Use Natural Ingredients Rich In Vitamin C
Vitamin C acts as an antioxidant that helps keeping wrinkles and ageing at bay. Moreover, it helps the production of collagen, which generally diminishes due to various reasons like stress and age - extreme change in weather is one of the reasons too. You may use natural ingredients like orange peel, lemon juice, strawberries or blueberries to give your skin its fill for vitamin C. Make a natural face pack by taking 1 tsp ground orange peel and mix it with 1 tsp aloe vera gel and half tsp lemon juice. Apply it on your face and wash off once it dries off.
Eat A Nutritious Diet
Last but not the least; eat a well-balanced nutritious diet, filled with all the seasonal vegetables and fruits. It is because what you eat reflects on your face, and skin is the first thing that tells a lot about your eating habits. Add more fibre and protein to your diet so that you do not eat foods that are bad for your body as well as for skin.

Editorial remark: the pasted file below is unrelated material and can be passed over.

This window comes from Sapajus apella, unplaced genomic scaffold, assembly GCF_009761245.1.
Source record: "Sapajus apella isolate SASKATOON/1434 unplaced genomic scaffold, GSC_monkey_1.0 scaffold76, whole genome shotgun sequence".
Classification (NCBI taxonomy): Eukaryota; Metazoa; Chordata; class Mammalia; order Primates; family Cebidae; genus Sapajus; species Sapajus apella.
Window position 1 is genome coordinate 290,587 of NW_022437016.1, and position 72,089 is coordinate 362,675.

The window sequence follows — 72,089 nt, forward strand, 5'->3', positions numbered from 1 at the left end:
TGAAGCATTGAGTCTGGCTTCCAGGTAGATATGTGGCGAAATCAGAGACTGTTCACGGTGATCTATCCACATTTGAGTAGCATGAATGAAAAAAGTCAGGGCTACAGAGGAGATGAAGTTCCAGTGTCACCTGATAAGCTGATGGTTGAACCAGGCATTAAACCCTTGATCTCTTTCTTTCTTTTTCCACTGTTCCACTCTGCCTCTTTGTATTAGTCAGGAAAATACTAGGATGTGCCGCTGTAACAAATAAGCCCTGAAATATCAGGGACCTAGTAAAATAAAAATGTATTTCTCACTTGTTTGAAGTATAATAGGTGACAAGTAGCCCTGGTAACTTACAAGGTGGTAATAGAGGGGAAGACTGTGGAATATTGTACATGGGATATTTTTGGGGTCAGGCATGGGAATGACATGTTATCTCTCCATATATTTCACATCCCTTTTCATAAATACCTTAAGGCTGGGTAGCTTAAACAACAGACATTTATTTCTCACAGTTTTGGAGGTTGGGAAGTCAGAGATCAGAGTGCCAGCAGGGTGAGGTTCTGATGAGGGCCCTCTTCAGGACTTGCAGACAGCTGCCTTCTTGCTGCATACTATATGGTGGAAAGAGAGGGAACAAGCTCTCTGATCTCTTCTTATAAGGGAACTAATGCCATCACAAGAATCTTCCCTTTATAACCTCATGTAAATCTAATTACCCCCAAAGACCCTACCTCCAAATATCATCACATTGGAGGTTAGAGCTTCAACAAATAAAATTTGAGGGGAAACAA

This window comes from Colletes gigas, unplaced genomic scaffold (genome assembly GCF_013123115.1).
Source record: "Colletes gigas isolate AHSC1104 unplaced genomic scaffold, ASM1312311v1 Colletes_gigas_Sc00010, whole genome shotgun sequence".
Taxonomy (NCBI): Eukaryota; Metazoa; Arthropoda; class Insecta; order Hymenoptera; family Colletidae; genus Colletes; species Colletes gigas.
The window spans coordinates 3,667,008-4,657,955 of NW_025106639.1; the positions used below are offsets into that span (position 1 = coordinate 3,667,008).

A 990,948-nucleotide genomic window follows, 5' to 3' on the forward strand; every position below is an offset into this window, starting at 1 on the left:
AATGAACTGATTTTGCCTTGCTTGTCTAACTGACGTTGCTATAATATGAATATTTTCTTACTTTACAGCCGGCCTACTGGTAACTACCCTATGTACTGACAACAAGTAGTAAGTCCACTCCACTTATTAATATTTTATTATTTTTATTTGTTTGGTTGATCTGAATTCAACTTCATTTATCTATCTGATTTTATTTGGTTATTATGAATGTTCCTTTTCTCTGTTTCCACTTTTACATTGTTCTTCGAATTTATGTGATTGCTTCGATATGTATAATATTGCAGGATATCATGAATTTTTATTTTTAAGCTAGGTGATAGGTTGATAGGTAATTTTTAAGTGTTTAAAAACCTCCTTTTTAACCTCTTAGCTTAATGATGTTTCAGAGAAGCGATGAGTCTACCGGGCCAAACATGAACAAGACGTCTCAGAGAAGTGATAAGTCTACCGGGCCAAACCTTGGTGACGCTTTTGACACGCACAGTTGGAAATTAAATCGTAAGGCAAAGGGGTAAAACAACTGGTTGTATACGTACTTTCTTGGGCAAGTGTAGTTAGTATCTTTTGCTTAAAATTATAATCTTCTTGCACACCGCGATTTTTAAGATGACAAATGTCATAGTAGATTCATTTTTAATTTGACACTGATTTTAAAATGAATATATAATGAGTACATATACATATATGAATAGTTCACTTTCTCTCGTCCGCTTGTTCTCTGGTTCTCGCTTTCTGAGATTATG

There you have it; five important skin care and wellness tips for spring! Spring is the best time to plan outdoor trips. While you enjoy your time on beach or pool, make sure your skin doesn't suffer.
Washington, Feb 25 (AP/UNB) — With health care a top issue for American voters, Congress may actually be moving toward doing something this year to address the high cost of prescription drugs.
President Donald Trump, Democrats trying to retire him in 2020, and congressional incumbents of both parties all say they want action. Democrats and Republicans are far apart on whether to empower Medicare to negotiate prices, but there's enough overlap to allow for agreement in other areas.
High on the list is capping out-of-pocket costs for participants in Medicare's popular Part D prescription drug program , which has a loophole that's left some beneficiaries with bills rivaling a mortgage payment.
The effort to cap out-of-pocket costs in Medicare's prescription plan is being considered as part of broader legislation to restrain drug prices.